The Mets have finalized the sales of 12 minority ownership shares and paid back $65 million in outstanding loans to Major League Baseball and Bank of America, according to a person with knowledge of the situation. The team has not commented on the deals.
The Mets had been working to finalize the ownership sales for weeks, with two of the shares going to the team's parent company, Sterling Equities, and another four to the partially team-owned cable network SNY. The sales are worth $20 million each for a total of $240 million.
The influx of cash has allowed the Mets to repay a $25 million loan to MLB, which had been outstanding for more than a year, and a $40 million loan they took out with Bank of America in December. The rest of the money is expected to help the team cover operating expenses and potential losses in 2012.
Earlier Monday, before the trial could begin, Mets owners Fred Wilpon and Saul Katz settled for $162 million with the trustee seeking to recover funds from Bernard Madoff's Ponzi scheme.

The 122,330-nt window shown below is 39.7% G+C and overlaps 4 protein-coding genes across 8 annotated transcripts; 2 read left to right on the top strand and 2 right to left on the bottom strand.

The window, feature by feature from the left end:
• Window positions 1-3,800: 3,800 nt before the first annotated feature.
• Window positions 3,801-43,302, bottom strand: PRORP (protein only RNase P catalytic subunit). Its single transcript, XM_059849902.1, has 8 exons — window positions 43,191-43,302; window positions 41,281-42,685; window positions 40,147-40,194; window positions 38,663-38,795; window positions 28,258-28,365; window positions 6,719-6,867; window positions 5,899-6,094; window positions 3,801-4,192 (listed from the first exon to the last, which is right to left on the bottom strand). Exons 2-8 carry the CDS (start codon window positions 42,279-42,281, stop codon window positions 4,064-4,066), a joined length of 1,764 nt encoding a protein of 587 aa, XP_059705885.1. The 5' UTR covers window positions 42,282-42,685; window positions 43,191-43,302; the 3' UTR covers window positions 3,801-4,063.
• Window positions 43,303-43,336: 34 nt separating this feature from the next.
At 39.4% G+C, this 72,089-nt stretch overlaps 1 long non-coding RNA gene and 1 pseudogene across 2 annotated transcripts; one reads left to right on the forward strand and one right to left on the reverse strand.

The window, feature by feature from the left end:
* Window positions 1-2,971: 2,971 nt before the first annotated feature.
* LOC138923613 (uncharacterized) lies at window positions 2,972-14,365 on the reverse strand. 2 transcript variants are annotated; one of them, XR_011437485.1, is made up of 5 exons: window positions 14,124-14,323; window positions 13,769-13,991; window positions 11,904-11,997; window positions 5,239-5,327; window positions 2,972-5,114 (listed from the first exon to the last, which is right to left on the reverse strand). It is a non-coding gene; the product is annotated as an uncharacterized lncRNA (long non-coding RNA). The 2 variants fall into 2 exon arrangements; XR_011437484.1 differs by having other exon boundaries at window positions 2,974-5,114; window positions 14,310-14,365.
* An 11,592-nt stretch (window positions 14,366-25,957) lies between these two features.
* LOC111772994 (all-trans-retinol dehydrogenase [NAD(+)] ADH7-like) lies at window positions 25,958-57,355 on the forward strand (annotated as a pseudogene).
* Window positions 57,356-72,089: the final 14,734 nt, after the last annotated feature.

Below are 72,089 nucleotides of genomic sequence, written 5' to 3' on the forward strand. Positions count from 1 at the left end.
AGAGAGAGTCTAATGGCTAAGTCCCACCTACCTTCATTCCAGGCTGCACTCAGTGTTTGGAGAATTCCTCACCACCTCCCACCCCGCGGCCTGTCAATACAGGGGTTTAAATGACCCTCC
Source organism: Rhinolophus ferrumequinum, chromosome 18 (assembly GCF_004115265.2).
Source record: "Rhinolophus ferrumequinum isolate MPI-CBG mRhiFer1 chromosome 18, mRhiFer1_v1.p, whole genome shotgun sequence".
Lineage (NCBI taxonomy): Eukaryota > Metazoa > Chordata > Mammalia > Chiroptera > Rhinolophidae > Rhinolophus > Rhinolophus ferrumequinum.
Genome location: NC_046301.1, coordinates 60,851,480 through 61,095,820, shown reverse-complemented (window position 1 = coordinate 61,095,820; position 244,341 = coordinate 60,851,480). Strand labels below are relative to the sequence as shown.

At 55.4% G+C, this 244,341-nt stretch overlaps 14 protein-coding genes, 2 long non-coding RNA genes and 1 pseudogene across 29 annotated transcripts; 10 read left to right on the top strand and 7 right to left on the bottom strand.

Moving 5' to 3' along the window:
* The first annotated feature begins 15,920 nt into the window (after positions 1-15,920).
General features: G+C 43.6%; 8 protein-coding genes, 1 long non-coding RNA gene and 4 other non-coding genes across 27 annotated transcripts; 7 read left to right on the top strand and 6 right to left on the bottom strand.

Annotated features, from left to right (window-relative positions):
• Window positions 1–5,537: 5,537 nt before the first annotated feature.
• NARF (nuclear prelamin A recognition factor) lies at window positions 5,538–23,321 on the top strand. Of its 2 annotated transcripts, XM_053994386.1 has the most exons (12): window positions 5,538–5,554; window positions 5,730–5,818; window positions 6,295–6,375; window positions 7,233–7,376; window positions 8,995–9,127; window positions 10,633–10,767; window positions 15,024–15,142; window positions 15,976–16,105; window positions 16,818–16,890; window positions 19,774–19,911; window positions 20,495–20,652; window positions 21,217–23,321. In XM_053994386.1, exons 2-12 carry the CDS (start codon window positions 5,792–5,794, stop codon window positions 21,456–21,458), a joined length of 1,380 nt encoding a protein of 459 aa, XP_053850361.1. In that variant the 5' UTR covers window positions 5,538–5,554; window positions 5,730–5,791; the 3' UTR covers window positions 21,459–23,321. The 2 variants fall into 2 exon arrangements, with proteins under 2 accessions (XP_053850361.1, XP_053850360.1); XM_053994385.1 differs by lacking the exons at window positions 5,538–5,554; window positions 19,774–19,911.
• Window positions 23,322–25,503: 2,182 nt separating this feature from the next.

The Mets originally intended to sell one larger minority ownership sale, but they broke off talks to do so with hedge-fund manager David Einhorn last September. At that time, the team revealed an alternative plan to sell multiple, smaller ownership stakes, which has now come to fruition.
Tuesday, March 20, 2012
Tuesday, October 11, 2011
Fox sports reports there is no timetable for the Mets to repay the $25 million they received last season from Major League Baseball, according to commissioner Bud Selig.
But Selig, speaking to reporters last night before the Brewers faced the Cardinals in Game 2 of the NLCS at Miller Park, indicated he's satisfied with the progress the Mets have made trying to rectify their financial problems.
The Mets recently ended negotiations with David Einhorn to buy a minority stake in the team, and principal owner Fred Wilpon will instead attempt to sell small blocks of the franchise to friends and family.
"I don't have any concerns," Selig said. "I've talked to Fred a lot about it, and they seem to be making good progress at what they're trying to do. He feels comfortable with it, and I really don't [have concerns] at this point. They've made no demands or anything. They seem to be moving along in the right path."
Nevertheless, Selig said there is no timetable in place for the Mets to repay their loan.
"We haven't discussed that -- I don't know that," Selig said. "But it will be paid back."